In a new RAND working paper, authors Claude Berrebi and Jordan Ostwald use international data to argue that countries which experience a major natural disaster are more likely to have an increase in terrorism activity afterward. In the abstract they write:
…Using a structured methodology and detailed data on terrorism, disasters, and other relevant controls for 167 countries between 1970 and 2007, we find a strong positive impact of disaster-related deaths on subsequent terrorism deaths and incidence. We find that, on average, an increase in deaths from natural disasters of 25,000 leads to an increase in the following year of approximately 33 percent in the number of deaths from terrorism, an increase of approximately 22 percent in the number of terrorist attacks, and an increase of approximately 16 percent in the number wounded in terrorist attacks, holding all other factors constant.
The authors use examples from Asia to South America and make clear that the terrorism/disaster link is not limited to one type of disaster or one area of the world. Typhoons in the Philippines can disrupt a society’s politics much like a flood in Pakistan. However, certain types of disasters seem to create a higher level of terror than others. They write: “In particular, geophysical and hydrological disasters prompt a more sustained and escalating effect on terrorism than climatologic or meteorological disasters.”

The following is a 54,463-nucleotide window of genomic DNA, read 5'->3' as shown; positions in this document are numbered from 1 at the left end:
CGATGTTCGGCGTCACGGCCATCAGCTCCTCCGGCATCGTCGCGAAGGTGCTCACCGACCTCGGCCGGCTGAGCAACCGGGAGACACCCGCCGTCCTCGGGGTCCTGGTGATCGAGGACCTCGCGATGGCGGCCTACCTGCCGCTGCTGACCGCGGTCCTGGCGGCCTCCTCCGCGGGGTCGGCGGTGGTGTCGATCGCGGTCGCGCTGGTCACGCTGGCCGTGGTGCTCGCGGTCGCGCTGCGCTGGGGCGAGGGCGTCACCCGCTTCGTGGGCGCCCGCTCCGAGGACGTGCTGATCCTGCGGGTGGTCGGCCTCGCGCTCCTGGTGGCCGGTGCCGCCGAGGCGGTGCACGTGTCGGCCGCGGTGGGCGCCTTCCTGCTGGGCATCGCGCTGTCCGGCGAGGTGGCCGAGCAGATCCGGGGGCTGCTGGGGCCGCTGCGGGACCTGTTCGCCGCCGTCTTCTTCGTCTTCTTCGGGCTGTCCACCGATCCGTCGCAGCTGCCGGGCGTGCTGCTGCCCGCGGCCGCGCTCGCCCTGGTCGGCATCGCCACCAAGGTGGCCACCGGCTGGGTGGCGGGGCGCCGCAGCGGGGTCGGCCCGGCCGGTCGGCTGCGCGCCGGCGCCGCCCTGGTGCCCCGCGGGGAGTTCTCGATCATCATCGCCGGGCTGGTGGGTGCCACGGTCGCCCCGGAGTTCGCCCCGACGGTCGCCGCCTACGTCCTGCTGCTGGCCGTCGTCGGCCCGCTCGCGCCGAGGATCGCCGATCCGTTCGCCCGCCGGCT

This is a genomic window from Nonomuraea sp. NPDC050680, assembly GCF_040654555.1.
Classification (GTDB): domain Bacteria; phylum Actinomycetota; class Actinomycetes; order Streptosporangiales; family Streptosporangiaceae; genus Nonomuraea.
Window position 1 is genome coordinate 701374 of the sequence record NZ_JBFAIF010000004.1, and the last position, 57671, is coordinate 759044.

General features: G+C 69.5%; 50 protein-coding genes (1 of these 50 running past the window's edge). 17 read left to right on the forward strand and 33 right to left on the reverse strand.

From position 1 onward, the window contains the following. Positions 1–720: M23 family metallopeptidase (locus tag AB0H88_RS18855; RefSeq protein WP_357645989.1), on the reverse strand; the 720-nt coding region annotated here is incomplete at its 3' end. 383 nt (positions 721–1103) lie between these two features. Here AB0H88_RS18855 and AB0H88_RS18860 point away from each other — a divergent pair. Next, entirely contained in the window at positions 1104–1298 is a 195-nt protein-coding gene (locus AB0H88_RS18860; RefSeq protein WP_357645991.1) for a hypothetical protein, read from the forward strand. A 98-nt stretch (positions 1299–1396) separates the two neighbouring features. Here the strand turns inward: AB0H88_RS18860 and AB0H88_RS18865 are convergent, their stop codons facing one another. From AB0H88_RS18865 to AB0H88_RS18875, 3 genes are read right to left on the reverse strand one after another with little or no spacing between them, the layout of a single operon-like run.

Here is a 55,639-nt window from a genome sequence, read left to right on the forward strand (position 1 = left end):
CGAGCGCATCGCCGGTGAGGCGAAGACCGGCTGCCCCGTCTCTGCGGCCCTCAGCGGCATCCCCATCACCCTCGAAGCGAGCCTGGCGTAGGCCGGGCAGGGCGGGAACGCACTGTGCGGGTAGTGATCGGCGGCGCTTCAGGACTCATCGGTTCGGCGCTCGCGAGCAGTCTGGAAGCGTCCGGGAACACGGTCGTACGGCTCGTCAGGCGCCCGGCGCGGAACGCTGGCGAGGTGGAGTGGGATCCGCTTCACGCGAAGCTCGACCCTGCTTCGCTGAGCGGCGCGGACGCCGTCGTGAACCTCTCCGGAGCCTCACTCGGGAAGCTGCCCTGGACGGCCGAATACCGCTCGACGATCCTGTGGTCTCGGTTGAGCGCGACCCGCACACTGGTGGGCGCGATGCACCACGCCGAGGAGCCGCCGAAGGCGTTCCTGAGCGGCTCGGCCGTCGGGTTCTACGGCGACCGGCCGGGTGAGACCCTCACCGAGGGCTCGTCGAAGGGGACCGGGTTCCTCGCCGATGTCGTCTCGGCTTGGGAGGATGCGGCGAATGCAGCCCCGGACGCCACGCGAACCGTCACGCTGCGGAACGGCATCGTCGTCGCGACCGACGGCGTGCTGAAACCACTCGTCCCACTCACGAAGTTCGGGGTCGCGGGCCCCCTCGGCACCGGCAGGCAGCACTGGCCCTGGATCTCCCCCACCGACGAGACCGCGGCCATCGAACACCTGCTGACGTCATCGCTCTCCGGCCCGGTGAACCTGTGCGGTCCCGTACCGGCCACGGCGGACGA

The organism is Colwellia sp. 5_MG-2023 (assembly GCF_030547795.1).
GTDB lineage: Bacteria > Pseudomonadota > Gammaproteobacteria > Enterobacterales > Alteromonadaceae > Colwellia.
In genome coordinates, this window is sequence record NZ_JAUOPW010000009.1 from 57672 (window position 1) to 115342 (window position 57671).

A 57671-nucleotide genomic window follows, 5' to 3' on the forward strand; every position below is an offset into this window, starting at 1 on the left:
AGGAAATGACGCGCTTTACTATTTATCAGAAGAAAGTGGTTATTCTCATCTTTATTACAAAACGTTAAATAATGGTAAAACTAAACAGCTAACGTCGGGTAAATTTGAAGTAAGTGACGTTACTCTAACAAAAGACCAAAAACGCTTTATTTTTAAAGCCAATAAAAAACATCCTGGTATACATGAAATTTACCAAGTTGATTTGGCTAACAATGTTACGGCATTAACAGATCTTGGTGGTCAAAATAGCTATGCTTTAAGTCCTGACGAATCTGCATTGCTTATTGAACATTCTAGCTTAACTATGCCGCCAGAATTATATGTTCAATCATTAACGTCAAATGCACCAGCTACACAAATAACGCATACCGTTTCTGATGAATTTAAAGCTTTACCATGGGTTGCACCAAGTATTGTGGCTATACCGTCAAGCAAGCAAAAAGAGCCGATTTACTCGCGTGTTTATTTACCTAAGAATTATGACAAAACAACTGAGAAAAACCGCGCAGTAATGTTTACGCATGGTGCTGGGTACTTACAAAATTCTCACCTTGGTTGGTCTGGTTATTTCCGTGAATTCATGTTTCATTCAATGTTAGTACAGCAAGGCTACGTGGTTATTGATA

Before everyone starts yelling about correlation and causation, the authors explain that natural disasters do not cause terrorism in and of themselves. After a disaster, a government must redirect its resources to cleaning up and rebuilding. This leaves them more vulnerable than they would otherwise be, and terrorists usually prefer “soft” targets. In the clean-up process, money and resources are often given to the least-vulnerable parts of the country in efforts to rebuild, which often greatly angers the most vulnerable. Natural disasters, then, reveal pre-existing fractures that are easily exploited by terrorists. The authors make an almost poetic parallel when they write:
It is said that terrorism does not arise in a vacuum (Shughart 2006). Similarly, natural disasters are not, in and of themselves, defined by the physical shocks which induce them. A large earthquake, far from human civilization, may be felt only by a few individuals inhabiting that area and is not likely to constitute a disaster. Pre-existing vulnerabilities, both political and societal, largely determine the extent to which an environmental shock induces destruction
Perhaps one could go so far as to say that it’s the combination of heavy development and lack of infrastructure in third world countries that makes natural disaster damage that much worse and the likelihood of terrorism that much greater.